Ban said that the United Nations had provided Israeli military authorities with the precise location and coordinates of the shelter 17 times during the conflict, including a few hours before the attack. Ban's deputy secretary-general, Jan Eliasson, said that the United Nations found mortar fragments from Israeli shells at the scene of the strike that pointed to Israeli responsibility.

"They were aware of the coordinates and exact locations where these people are being sheltered," Ban said. "I condemn this attack in the strongest possible terms. It is outrageous. It is unjustifiable. And it demands accountability and justice."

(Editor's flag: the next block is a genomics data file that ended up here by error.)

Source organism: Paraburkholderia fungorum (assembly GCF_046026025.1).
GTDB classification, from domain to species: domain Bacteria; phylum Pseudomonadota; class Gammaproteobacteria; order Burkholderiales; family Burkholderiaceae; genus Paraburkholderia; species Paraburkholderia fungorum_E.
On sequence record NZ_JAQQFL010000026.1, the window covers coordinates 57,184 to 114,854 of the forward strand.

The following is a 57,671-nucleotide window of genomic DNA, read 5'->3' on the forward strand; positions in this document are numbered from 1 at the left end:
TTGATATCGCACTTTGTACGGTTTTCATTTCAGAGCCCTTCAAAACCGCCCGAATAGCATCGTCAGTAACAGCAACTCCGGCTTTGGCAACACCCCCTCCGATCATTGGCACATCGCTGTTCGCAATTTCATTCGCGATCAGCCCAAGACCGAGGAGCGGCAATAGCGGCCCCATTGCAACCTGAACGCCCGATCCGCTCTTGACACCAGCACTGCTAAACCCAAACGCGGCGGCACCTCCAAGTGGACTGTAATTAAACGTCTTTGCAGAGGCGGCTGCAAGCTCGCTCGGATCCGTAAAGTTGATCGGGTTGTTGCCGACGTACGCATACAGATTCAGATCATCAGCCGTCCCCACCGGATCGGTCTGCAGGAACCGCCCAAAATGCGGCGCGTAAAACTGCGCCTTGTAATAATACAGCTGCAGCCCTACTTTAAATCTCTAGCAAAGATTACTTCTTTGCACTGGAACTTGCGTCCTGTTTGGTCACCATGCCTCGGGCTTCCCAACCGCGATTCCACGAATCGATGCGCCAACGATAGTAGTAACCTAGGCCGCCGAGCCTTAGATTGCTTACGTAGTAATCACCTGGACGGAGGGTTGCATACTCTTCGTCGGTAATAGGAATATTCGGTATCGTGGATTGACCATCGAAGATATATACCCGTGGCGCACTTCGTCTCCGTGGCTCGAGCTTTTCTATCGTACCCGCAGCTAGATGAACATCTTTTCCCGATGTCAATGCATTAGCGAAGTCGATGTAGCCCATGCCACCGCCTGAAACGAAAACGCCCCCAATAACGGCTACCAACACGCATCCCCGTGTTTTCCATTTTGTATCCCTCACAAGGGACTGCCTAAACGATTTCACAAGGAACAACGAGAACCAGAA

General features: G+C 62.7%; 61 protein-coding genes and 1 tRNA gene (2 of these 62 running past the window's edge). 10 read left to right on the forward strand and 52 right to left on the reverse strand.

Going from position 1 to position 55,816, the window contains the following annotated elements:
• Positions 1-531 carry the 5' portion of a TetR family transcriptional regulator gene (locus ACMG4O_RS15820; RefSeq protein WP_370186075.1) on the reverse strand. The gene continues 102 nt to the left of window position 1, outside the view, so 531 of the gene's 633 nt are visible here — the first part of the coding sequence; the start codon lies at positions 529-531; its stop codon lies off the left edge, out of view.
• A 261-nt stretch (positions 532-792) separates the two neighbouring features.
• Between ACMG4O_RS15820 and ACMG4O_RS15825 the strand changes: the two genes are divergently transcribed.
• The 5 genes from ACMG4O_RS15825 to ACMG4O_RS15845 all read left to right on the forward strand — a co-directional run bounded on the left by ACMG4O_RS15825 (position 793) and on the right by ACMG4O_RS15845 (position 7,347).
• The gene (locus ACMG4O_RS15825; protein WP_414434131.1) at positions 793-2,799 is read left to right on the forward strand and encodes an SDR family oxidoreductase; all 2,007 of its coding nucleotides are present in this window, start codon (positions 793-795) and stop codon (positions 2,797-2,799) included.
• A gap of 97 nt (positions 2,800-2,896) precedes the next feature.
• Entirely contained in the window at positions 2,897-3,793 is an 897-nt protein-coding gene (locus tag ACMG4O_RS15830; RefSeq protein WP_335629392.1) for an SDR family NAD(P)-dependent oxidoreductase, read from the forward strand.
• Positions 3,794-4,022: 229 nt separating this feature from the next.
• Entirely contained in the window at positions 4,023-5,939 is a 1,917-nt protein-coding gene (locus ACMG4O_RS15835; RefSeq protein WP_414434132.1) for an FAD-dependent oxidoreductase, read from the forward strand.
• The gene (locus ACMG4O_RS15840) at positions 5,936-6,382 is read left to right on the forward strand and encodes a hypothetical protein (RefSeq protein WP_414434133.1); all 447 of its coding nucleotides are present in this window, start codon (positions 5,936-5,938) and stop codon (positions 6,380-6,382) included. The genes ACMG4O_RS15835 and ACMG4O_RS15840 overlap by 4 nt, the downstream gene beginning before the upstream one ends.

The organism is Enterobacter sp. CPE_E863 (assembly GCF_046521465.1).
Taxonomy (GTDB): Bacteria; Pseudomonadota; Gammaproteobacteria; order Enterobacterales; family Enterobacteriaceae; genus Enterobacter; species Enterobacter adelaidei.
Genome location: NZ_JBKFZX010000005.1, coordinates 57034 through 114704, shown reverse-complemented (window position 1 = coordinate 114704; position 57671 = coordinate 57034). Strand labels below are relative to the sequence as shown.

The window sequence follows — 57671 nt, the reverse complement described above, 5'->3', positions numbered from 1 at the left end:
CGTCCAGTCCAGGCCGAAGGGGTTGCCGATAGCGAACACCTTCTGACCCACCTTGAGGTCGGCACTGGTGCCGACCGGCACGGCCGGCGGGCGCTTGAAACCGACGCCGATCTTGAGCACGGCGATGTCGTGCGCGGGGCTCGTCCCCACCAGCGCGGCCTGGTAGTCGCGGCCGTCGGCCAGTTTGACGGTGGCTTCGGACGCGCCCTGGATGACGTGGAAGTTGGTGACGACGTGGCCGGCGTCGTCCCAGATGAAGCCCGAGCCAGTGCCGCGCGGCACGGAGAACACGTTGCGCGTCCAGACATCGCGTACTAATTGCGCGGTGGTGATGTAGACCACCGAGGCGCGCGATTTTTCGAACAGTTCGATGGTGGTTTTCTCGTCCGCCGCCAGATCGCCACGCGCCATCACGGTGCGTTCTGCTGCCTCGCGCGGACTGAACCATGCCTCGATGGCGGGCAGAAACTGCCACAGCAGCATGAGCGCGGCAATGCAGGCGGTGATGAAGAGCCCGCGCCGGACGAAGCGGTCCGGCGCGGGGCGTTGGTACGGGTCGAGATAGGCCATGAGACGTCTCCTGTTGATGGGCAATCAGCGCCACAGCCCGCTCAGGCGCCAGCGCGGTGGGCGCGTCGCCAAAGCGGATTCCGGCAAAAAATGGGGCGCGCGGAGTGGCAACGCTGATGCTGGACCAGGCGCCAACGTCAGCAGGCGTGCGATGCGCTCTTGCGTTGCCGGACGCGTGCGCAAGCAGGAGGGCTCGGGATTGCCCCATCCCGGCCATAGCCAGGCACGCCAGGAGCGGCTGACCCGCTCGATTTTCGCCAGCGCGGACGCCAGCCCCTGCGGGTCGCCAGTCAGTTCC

The remarks were uncharacteristically harsh for the U.N. chief, who has been working closely with Israel, the Palestinians, the United States, and other foreign leaders to hammer out a cease-fire plan that would guarantee Israel's security while relieving the plight of Gazan civilians, who have borne the brunt of suffering in the conflict.

Fighting has cost the lives of more than 1,200 Palestinians, mostly civilians, while Israel has lost 60 people, including 57 soldiers. On Wednesday, three Israeli soldiers were killed in what Israeli officials described as an operation in a booby-trapped UNRWA health clinic.

The U.N. Relief and Works Agency for Palestine Refugees (UNRWA) -- which is sheltering more than 200,000 Palestinians in some 85 locations -- has discovered rocket arsenals hidden in U.N.-administered schools. John Ging, a senior U.N. relief official, told reporters at U.N. headquarters Wednesday that the rockets were placed in schools abandoned by the United Nations during the conflict.